Dr. Berg began to clean, as I had read in the medical journals. During the procedure he said, “Well, I can see why Dr. ------- wanted to take the flap off. Look, there’s no hinge whatsoever”. (I learned later this error is called a “free cap”.)
I asked “What does that mean? Can you still fix it?”
Dr. Berg said “Well, I’ll try.”
After that I don’t remember much more than being extremely worried and uncomfortable. The procedure took longer, because it was harder to clean the flap and stroma without any kind of hinge to hold it to the eye. I imagine it’s rather like trying to re-roll a torn piece of saran wrap back onto the original roll. I looked at the red light as it went in and out of clarity. Sometimes I felt the scraping. It hurt a bit. I felt the rinsing. I tried to stay still and relax. Dr. Berg was very patient and kind.
My friend, Linda, took me home. I took two more valium and went to sleep. A couple hours later, Dr. Berg called me to tell me that he’d spoken with Dr. -------, who told him that there HAD been a hinge. A teeny, tiny, weensy little bitty hinge. But he just doesn’t know where it went. I’m groggy on the conversation, being post surgical and still on valium.
I went back to sleep. I woke up two hours later with excruciating pain. That kind of pain where you can’t sit still. You move about in a panic and cry, looking for something to make it stop. I managed to call the after hours number, while keeping my left eye closed, and got ahold of Dr. Feinfield. He called in a prescription of vicodin for me. My husband went to pick it up after giving me 800 mgs. of Motrin as recommended. I took a fourth valium. When my husband got back from the pharmacy, I took the vicodin, and it still took almost an hour to fall back to sleep. Hideous, awful, pain. Like the poor hibiscus, I felt like all my pretty yellow flowers and green leaves were falling off.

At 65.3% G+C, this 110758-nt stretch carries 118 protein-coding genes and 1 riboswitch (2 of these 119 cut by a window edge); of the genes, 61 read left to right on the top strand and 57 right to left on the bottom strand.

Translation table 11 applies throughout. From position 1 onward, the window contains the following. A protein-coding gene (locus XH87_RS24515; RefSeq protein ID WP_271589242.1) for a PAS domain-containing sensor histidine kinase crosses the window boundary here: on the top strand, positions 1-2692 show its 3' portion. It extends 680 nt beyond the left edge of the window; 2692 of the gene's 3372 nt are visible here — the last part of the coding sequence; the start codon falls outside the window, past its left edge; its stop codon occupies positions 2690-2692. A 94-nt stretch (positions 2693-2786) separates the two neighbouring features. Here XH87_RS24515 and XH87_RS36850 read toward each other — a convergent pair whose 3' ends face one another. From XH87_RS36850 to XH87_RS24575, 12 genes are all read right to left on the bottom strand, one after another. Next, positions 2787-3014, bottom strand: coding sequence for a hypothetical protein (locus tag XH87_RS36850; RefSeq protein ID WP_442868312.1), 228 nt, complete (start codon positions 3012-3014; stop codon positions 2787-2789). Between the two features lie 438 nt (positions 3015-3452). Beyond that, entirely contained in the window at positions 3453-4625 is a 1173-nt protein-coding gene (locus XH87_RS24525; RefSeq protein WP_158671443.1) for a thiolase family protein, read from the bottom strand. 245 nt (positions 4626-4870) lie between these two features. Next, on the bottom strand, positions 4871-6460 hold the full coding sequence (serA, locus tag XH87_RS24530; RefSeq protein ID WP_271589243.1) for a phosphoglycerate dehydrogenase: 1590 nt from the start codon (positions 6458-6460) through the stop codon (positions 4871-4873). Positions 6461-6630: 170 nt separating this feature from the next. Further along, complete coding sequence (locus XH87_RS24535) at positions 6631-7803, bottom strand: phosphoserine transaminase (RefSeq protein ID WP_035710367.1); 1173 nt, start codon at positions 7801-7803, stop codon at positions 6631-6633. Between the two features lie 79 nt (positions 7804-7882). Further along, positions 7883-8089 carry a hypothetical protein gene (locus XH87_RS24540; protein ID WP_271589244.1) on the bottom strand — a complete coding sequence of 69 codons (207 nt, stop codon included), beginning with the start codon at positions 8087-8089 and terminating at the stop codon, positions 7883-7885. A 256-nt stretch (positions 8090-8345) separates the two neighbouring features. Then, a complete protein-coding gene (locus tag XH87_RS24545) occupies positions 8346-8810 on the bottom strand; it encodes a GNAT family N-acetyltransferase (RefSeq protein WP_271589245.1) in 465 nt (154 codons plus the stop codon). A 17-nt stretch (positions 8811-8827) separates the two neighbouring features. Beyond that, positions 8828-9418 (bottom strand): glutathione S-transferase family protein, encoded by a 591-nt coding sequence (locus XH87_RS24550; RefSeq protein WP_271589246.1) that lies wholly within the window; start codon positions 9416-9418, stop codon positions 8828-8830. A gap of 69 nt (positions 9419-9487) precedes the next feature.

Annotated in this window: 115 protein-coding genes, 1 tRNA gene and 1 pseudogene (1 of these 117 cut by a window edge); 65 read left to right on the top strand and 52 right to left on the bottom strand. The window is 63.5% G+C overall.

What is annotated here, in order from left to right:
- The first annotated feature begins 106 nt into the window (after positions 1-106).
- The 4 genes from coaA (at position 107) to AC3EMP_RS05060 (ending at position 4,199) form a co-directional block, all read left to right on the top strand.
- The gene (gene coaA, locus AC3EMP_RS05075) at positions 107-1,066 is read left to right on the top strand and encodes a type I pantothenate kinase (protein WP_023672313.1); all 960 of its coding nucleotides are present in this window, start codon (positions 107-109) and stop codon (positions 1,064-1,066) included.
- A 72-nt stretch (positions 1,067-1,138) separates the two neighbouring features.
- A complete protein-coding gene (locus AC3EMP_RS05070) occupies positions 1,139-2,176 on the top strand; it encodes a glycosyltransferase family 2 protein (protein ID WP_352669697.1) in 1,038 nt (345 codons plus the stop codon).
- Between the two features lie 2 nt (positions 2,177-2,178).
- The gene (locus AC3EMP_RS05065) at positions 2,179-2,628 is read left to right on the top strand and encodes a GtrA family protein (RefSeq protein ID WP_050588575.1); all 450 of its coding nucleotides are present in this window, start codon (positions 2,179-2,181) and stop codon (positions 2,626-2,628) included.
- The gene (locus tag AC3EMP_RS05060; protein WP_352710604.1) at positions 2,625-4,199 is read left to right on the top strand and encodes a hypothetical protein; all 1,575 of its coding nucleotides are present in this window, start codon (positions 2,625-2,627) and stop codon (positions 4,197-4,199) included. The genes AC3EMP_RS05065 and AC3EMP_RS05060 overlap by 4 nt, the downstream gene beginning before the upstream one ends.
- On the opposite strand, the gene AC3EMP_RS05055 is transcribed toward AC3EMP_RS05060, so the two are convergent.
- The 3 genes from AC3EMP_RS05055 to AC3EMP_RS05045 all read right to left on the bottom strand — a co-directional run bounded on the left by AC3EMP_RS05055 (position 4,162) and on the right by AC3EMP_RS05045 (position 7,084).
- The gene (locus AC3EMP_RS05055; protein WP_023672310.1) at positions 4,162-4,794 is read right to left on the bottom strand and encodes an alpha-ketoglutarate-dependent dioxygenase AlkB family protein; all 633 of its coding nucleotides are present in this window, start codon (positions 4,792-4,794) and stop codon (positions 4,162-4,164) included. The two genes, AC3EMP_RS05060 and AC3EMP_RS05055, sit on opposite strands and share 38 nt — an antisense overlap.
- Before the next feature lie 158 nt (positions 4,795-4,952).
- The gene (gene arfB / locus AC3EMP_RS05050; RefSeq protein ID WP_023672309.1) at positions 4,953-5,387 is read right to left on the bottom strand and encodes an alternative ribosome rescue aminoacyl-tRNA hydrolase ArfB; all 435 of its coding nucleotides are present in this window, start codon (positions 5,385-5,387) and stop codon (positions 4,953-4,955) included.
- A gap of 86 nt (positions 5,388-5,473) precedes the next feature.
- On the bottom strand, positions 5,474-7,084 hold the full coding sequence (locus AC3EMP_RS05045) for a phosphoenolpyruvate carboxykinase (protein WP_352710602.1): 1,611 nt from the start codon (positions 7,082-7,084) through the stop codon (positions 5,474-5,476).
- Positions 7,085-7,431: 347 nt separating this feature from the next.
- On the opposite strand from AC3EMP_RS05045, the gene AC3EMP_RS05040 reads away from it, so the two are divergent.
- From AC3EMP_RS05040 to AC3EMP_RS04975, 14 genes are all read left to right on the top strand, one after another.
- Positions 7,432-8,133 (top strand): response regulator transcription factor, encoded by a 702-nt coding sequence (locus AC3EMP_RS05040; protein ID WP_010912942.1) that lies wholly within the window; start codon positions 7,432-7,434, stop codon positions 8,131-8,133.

Here’s a rough visual of what happened as opposed to what should have happened:
June 1st was the post-op. It looked good, but Dr. Berg wanted to keep the contact lens bandage on another day, plus had me double up on antibiotic and steroid drops.
Friday, June 2, another post-op. Still O.K., but one more day for the contact lens bandage and keep the drops at 8 times a day.
Finally on Saturday, June 3, the contact lens bandage came off. Back to 4 times a day on the drops, and come back June 6th.
My eye still felt uncomfortable between Sunday and Tuesday, the 6th. But nothing like the pain I had experienced. I was still worried. That feeling of something in your eye is an indicator of epithelials growing. Being hyper sensitive about this, I was definitely over reacting to any sensation in my eye.
Between the Wednesday of the surgery on May 31st and the Tuesday, June 6th, post op, I was blessed with many friends, plus my mom, praying for my eyes. I was praying for my eyes. At one point, one of my pastors called to ask after me and he and I prayed for my eyes together. At a post op with Dr. Berg, I told him there was lots of praying going on for my eyes.
My prayer was that if I could just picture the hem of Jesus’ cloak, like in the Bible story, and see myself touch it, then I would be O.K. I did this many times.